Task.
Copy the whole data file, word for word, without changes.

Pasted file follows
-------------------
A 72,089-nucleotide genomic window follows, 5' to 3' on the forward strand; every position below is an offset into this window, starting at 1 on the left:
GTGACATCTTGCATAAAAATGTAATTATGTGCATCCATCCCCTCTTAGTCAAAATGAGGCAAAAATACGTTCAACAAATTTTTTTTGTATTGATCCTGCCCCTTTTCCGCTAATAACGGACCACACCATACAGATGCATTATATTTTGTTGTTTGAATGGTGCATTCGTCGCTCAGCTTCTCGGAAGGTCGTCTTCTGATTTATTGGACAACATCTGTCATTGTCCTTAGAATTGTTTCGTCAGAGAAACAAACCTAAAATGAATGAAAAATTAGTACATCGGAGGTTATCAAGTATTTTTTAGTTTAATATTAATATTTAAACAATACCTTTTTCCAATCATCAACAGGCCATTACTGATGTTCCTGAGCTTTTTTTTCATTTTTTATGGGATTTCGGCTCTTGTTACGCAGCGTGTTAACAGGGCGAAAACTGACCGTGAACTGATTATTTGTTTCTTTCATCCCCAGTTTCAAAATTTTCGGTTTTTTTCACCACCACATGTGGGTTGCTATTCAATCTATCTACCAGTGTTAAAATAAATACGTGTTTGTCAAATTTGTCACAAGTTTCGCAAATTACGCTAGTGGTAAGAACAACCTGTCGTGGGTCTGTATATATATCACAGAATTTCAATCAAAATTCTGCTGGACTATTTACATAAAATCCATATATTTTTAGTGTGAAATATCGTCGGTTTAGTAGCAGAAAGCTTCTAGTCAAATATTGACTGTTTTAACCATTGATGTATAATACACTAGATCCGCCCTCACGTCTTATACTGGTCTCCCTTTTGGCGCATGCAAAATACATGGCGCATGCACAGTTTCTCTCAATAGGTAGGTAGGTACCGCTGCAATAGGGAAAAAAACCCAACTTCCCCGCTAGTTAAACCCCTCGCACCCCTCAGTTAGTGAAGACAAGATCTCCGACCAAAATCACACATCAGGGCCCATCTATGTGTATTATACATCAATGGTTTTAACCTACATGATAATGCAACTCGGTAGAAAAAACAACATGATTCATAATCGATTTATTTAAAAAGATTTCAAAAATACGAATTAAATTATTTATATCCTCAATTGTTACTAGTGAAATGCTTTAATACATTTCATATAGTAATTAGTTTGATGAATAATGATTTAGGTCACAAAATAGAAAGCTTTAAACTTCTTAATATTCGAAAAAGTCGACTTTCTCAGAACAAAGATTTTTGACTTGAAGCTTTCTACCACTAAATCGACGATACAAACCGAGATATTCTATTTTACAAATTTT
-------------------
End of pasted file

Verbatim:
A 72,089-nucleotide genomic window follows, 5' to 3' on the forward strand; every position below is an offset into this window, starting at 1 on the left:
GTGACATCTTGCATAAAAATGTAATTATGTGCATCCATCCCCTCTTAGTCAAAATGAGGCAAAAATACGTTCAACAAATTTTTTTTGTATTGATCCTGCCCCTTTTCCGCTAATAACGGACCACACCATACAGATGCATTATATTTTGTTGTTTGAATGGTGCATTCGTCGCTCAGCTTCTCGGAAGGTCGTCTTCTGATTTATTGGACAACATCTGTCATTGTCCTTAGAATTGTTTCGTCAGAGAAACAAACCTAAAATGAATGAAAAATTAGTACATCGGAGGTTATCAAGTATTTTTTAGTTTAATATTAATATTTAAACAATACCTTTTTCCAATCATCAACAGGCCATTACTGATGTTCCTGAGCTTTTTTTTCATTTTTTATGGGATTTCGGCTCTTGTTACGCAGCGTGTTAACAGGGCGAAAACTGACCGTGAACTGATTATTTGTTTCTTTCATCCCCAGTTTCAAAATTTTCGGTTTTTTTCACCACCACATGTGGGTTGCTATTCAATCTATCTACCAGTGTTAAAATAAATACGTGTTTGTCAAATTTGTCACAAGTTTCGCAAATTACGCTAGTGGTAAGAACAACCTGTCGTGGGTCTGTATATATATCACAGAATTTCAATCAAAATTCTGCTGGACTATTTACATAAAATCCATATATTTTTAGTGTGAAATATCGTCGGTTTAGTAGCAGAAAGCTTCTAGTCAAATATTGACTGTTTTAACCATTGATGTATAATACACTAGATCCGCCCTCACGTCTTATACTGGTCTCCCTTTTGGCGCATGCAAAATACATGGCGCATGCACAGTTTCTCTCAATAGGTAGGTAGGTACCGCTGCAATAGGGAAAAAAACCCAACTTCCCCGCTAGTTAAACCCCTCGCACCCCTCAGTTAGTGAAGACAAGATCTCCGACCAAAATCACACATCAGGGCCCATCTATGTGTATTATACATCAATGGTTTTAACCTACATGATAATGCAACTCGGTAGAAAAAACAACATGATTCATAATCGATTTATTTAAAAAGATTTCAAAAATACGAATTAAATTATTTATATCCTCAATTGTTACTAGTGAAATGCTTTAATACATTTCATATAGTAATTAGTTTGATGAATAATGATTTAGGTCACAAAATAGAAAGCTTTAAACTTCTTAATATTCGAAAAAGTCGACTTTCTCAGAACAAAGATTTTTGACTTGAAGCTTTCTACCACTAAATCGACGATACAAACCGAGATATTCTATTTTACAAATTTT